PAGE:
If the price crosses below P, the first target is S1. If the price continues to decline the next target is S2.

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If the price crosses above P, the first target is R1. If the price continues to advance the next is R2.

Additional Pivot Points can also be added, such as R3 or S3 to create even more levels to watch.

S1 and S2 can also act just like normal support. If the price reaches S1 or S2 and stops, traders can look for trade setups or patterns that indicate a bounce, and then take a long position as the price bounces off the support level. Typically traders wait for the price to pause and bounce, and not just assume that these levels will act as support.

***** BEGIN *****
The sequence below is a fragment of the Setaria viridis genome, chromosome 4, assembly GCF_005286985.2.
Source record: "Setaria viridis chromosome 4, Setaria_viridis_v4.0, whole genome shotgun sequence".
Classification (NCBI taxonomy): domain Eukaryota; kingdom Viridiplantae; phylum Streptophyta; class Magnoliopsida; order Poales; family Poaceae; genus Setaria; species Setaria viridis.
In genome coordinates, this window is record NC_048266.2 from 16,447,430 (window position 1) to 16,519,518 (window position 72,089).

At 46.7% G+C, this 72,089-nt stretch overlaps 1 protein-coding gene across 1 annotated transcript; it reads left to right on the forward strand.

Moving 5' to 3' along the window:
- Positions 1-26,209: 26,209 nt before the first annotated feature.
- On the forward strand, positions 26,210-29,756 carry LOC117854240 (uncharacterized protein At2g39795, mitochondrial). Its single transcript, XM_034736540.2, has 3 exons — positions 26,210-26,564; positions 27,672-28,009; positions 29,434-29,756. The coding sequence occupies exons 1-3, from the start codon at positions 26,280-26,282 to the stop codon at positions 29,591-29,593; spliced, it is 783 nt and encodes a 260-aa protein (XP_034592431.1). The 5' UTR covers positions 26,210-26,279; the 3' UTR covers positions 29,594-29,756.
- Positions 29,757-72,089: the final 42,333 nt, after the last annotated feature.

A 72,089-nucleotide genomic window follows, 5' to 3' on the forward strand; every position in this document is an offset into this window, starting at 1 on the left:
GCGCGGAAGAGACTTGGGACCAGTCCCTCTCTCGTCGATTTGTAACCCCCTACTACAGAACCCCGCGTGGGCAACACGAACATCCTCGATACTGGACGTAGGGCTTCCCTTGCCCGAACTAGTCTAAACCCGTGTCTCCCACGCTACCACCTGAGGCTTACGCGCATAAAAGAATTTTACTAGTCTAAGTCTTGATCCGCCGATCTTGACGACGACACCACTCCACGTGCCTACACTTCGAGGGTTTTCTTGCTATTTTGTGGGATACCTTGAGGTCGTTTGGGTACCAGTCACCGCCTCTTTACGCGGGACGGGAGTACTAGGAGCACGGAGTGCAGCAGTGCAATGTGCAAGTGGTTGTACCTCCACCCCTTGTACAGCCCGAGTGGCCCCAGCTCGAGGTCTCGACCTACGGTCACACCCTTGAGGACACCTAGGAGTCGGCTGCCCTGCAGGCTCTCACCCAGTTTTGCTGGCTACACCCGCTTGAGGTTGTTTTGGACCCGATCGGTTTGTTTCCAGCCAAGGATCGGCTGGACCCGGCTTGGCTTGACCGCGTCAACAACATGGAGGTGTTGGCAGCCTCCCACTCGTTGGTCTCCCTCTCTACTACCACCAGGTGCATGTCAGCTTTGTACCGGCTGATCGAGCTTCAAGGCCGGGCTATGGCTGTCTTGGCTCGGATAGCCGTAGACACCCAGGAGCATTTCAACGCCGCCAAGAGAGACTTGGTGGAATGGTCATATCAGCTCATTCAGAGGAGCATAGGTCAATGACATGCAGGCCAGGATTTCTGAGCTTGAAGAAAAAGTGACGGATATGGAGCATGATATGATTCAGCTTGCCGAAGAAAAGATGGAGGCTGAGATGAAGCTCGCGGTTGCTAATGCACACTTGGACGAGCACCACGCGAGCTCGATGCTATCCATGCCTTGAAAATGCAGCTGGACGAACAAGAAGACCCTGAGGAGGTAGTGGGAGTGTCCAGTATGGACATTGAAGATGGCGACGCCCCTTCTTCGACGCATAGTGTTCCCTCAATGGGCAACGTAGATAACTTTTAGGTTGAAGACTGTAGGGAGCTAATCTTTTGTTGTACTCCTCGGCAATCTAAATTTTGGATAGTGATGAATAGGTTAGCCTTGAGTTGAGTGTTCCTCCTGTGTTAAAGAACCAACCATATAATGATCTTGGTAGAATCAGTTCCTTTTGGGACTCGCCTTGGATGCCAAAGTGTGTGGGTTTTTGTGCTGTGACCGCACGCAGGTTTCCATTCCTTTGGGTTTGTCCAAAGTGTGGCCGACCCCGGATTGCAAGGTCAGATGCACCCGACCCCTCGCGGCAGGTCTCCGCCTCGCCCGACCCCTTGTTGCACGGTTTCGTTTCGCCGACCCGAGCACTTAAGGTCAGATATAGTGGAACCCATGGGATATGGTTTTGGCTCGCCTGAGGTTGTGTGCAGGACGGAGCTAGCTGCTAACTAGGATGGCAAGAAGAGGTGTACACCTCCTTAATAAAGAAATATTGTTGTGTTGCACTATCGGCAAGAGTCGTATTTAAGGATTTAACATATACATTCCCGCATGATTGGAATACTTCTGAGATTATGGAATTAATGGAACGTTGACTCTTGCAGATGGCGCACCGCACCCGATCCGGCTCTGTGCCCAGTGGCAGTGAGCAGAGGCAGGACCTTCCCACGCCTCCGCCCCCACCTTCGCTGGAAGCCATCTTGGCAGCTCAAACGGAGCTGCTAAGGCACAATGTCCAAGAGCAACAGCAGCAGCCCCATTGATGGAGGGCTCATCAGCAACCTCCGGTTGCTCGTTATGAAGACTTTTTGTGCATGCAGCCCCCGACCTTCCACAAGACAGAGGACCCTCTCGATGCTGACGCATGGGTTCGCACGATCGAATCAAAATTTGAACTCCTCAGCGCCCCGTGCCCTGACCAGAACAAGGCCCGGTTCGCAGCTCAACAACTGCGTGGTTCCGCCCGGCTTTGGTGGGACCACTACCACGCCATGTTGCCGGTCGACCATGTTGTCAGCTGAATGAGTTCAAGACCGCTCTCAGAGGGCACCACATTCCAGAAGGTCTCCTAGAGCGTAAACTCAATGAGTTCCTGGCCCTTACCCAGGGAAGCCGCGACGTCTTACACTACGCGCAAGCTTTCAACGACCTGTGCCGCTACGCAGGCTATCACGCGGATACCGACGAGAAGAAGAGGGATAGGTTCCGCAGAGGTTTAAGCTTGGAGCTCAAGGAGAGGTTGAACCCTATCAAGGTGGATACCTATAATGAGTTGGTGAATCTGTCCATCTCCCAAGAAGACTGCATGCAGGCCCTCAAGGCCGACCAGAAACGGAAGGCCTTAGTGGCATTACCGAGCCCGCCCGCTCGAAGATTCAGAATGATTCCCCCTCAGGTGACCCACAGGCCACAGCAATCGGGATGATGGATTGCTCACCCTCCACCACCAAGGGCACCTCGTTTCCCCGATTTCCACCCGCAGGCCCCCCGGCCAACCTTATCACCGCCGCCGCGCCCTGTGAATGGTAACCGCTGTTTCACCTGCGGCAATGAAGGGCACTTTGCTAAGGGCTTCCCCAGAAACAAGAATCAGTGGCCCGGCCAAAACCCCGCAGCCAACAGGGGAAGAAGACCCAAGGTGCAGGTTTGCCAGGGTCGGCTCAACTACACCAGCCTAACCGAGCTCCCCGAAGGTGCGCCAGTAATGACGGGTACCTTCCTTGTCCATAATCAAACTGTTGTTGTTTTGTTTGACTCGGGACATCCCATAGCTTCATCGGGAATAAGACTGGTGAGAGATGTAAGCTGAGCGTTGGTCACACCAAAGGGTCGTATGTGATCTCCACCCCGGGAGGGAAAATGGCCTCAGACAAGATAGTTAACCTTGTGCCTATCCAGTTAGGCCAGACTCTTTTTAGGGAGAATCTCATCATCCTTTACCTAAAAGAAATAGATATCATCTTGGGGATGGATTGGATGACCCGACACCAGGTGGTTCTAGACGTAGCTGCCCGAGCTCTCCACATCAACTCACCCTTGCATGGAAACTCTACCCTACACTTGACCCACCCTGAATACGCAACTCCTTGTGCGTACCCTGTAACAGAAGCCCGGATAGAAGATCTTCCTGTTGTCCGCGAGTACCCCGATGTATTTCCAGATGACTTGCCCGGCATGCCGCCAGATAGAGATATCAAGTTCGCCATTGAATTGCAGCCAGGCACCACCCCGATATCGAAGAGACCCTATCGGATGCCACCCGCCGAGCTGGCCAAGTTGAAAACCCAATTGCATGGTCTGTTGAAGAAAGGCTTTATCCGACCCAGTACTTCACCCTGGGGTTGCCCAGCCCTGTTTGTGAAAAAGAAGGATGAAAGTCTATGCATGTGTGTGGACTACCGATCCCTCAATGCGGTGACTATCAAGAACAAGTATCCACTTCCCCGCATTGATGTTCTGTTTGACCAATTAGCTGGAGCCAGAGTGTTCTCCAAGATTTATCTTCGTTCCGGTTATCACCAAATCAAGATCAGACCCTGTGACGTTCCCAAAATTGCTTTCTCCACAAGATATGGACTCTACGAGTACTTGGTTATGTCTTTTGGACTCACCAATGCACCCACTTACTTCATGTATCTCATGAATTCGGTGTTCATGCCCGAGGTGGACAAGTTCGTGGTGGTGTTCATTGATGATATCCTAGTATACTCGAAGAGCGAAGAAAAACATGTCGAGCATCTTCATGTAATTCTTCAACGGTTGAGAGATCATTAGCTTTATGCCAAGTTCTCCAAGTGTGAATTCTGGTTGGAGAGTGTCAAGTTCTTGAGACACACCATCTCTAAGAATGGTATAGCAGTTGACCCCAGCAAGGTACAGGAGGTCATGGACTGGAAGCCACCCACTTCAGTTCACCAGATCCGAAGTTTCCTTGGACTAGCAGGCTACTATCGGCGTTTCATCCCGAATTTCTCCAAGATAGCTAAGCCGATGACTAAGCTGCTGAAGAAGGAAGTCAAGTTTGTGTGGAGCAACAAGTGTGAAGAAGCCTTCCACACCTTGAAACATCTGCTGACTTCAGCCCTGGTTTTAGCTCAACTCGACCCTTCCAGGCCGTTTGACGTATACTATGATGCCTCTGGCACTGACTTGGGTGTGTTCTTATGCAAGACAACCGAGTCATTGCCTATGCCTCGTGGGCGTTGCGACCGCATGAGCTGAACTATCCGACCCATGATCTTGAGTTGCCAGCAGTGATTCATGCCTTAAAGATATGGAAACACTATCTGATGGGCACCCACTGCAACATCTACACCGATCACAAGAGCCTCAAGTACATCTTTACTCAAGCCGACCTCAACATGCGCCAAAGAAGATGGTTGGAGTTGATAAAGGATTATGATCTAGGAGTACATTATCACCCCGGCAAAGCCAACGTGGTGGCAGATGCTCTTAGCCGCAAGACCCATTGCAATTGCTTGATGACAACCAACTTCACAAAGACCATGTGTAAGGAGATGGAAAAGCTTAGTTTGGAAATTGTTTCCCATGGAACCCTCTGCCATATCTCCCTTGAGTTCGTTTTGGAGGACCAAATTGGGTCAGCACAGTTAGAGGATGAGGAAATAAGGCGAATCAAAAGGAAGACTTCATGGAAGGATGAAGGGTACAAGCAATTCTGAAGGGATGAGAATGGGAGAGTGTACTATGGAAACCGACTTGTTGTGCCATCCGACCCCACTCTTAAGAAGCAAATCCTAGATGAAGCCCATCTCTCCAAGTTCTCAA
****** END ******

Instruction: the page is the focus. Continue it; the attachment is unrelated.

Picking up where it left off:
In figure 1 the price shows no respect for S2, and just keeps dropping. When this occurs it indicates weakness, and therefore isn’t used as an opportunity to go long (buy calls).

The price does stall at S1, and possibly some traders may have viewed this as a bullish sign. But with overall momentum down, and no strong moves higher, even here traders should be more inclined to look for short positions (buy puts) than look for longs.

R1 and R2 act the same way. They provide areas of potential resistance. If the price reaches and stalls at a resistance area, traders can look for trade signals to go short (buy puts) once the price has shown respect for the resistance level. Don’t assume resistance will hold, rather wait for price to respect it and provide a trade signal.

Figure 2. R1 and R2 Acting as Resistance In GE – 5 minute chart

Pivot Points can be a useful tool for gauging intra-day momentum and providing some potentially important areas which traders can use to filter trade signals. Don’t assume to know what the price will do at a pivot point. You’ll need to watch price action so you can act quickly when signals materialize near these levels.

Pivot Point

What is a Pivot Point?